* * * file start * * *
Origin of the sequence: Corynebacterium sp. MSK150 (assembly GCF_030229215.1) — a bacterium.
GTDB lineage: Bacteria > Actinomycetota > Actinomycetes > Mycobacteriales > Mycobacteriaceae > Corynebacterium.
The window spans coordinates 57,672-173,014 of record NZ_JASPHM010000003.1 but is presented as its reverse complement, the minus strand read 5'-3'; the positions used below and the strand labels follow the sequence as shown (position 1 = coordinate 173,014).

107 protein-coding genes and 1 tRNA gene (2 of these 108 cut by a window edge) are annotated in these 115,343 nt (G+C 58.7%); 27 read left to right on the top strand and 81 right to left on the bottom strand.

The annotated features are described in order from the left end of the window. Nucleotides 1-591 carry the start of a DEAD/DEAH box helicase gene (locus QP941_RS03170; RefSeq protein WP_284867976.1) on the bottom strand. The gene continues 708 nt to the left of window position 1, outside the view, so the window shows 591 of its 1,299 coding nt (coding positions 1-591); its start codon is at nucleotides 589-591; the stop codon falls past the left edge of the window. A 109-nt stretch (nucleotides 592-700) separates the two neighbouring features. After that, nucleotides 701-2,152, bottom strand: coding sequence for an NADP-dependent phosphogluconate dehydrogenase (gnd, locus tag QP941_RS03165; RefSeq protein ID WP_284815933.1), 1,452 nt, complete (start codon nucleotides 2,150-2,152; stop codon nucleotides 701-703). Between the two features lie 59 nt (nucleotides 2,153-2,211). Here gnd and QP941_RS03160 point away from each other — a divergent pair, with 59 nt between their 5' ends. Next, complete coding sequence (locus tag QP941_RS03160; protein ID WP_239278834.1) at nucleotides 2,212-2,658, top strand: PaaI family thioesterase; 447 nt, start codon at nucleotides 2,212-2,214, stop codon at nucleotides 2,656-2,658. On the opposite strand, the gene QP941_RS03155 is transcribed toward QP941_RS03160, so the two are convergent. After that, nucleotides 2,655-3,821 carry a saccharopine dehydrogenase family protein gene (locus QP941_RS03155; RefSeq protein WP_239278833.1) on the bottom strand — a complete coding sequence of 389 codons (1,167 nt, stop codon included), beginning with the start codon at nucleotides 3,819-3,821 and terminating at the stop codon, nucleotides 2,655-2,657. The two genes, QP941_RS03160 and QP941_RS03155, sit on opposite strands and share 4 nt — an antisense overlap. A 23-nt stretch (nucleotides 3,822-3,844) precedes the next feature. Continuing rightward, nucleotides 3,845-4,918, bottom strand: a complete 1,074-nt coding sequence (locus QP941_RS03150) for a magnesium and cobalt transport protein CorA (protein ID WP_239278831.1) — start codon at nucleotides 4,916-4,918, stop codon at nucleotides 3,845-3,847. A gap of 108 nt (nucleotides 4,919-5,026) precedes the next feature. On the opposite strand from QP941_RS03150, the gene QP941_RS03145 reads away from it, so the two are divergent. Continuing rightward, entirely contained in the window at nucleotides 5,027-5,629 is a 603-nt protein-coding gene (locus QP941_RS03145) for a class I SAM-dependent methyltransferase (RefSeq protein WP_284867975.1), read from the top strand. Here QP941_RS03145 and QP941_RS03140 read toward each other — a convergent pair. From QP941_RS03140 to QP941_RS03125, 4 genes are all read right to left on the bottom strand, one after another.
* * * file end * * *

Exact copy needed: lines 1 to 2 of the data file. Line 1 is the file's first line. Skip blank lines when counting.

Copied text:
Origin of the sequence: Corynebacterium sp. MSK150 (assembly GCF_030229215.1) — a bacterium.
GTDB lineage: Bacteria > Actinomycetota > Actinomycetes > Mycobacteriales > Mycobacteriaceae > Corynebacterium.